The U.S. Food and Drug Administration (FDA) has granted orphan drug designation for Iomab-B, a radioimmunotherapeutic that conditions relapsed and refractory Acute Myeloid Leukemia (AML) patients for a Hematopoietic Stem Cell Transplant (HSCT), commonly referred to as a Bone Marrow Transplant (BMT). Iomab-B will soon begin a 150 patient, pivotal Phase 3 multicenter trial in relapsed and refractory AML patients over the age of 55.
Iomab-B is a radioimmunoconjugate consisting of BC8, a novel murine monoclonal antibody, and iodine-131 radioisotope. BC8 has been developed by the Fred Hutchinson Cancer Research Center to target CD45, a pan-leukocytic antigen widely expressed on white blood cells. This antigen makes BC8 potentially useful in targeting white blood cells in preparation for hematopoietic stem cell transplantation in a number of blood cancer indications, including acute myeloid leukemia (AML), chronic myeloid leukemia (CML), acute lymphoblastic leukemia (ALL), chronic lymphocytic leukemia (CLL), Hodgkin’s disease (HD), Non-Hodgkin lymphomas (NHL) and multiple myeloma (MM). When labeled with radioactive isotopes, BC8 carries radioactivity directly to the site of cancerous growth and bone marrow while avoiding effects of radiation on most healthy tissues.
Sandesh Seth, Executive Chairman of Actinium Pharmaceuticals, the company developing Iomab-B said in a prepared statement, “We are pleased to have been granted orphan drug status by the FDA for Iomab-B, particularly ahead of its pivotal Phase 3 clinical trial. There has not been a new drug approved for relapsed and refractory AML patients over the age of 55 in decades and with Iomab-B being the only therapy of its kind, we are pleased to have achieved this important milestone. Orphan drug status for Iomab-B follows Actimab-A, which was granted the designation in November 2014. Orphan drug status provides Actinium with several development and financial incentives, including seven years of market exclusivity in the United States, if Iomab-B receives marketing approval and exemption from prescription drug user fees.”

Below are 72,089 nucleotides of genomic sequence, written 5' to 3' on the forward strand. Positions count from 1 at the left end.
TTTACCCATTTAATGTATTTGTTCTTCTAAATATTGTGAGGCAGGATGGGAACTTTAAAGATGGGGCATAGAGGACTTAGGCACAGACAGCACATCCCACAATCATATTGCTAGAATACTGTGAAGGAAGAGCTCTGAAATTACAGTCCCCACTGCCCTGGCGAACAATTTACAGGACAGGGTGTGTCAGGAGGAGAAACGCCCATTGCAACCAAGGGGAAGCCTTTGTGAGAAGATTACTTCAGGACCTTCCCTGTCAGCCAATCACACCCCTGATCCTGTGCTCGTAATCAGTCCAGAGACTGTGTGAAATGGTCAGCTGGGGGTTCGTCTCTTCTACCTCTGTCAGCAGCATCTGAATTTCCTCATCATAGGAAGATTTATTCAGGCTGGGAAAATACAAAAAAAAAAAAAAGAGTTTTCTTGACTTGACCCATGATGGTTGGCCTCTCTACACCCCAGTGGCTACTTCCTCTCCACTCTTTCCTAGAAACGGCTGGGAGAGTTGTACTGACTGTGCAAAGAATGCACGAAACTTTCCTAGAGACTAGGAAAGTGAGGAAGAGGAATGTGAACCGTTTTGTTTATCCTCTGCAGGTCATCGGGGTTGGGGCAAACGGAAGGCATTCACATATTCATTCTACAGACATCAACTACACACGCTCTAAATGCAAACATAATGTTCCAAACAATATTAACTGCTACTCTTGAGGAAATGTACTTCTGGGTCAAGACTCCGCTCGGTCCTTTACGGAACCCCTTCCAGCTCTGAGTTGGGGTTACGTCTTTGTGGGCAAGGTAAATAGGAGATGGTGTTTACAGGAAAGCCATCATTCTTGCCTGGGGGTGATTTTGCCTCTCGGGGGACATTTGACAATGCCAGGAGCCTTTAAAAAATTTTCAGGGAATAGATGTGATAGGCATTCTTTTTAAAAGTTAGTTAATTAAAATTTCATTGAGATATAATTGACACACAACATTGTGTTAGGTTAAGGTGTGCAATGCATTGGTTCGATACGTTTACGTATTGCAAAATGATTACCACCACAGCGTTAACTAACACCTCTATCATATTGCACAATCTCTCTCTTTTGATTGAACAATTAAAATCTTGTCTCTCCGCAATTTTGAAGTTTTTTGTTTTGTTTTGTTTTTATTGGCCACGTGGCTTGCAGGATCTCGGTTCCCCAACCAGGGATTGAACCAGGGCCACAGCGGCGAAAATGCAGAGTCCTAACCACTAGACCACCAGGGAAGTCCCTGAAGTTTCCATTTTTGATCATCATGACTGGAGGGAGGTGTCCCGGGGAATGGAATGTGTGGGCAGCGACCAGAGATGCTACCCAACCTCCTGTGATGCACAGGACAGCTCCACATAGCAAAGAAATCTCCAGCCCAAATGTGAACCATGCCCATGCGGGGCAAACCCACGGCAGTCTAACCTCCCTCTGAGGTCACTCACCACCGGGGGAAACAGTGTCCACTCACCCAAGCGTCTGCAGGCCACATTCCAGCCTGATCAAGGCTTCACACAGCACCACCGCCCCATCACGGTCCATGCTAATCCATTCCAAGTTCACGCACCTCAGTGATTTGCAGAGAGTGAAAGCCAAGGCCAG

The FDA, through its Office of Orphan Products Development (OOPD), grants orphan status to drugs and biologic products that are intended for the safe and effective treatment, diagnosis, or prevention of rare diseases or disorders that affect fewer than 200,000 people in the U.S. Orphan drug designation provides a drug developer with certain benefits and incentives, including a period of marketing exclusivity if regulatory approval is ultimately received for the designated indication; potential tax credits on U.S. clinical trials; eligibility for orphan drug grants; and waiver of certain administrative fees.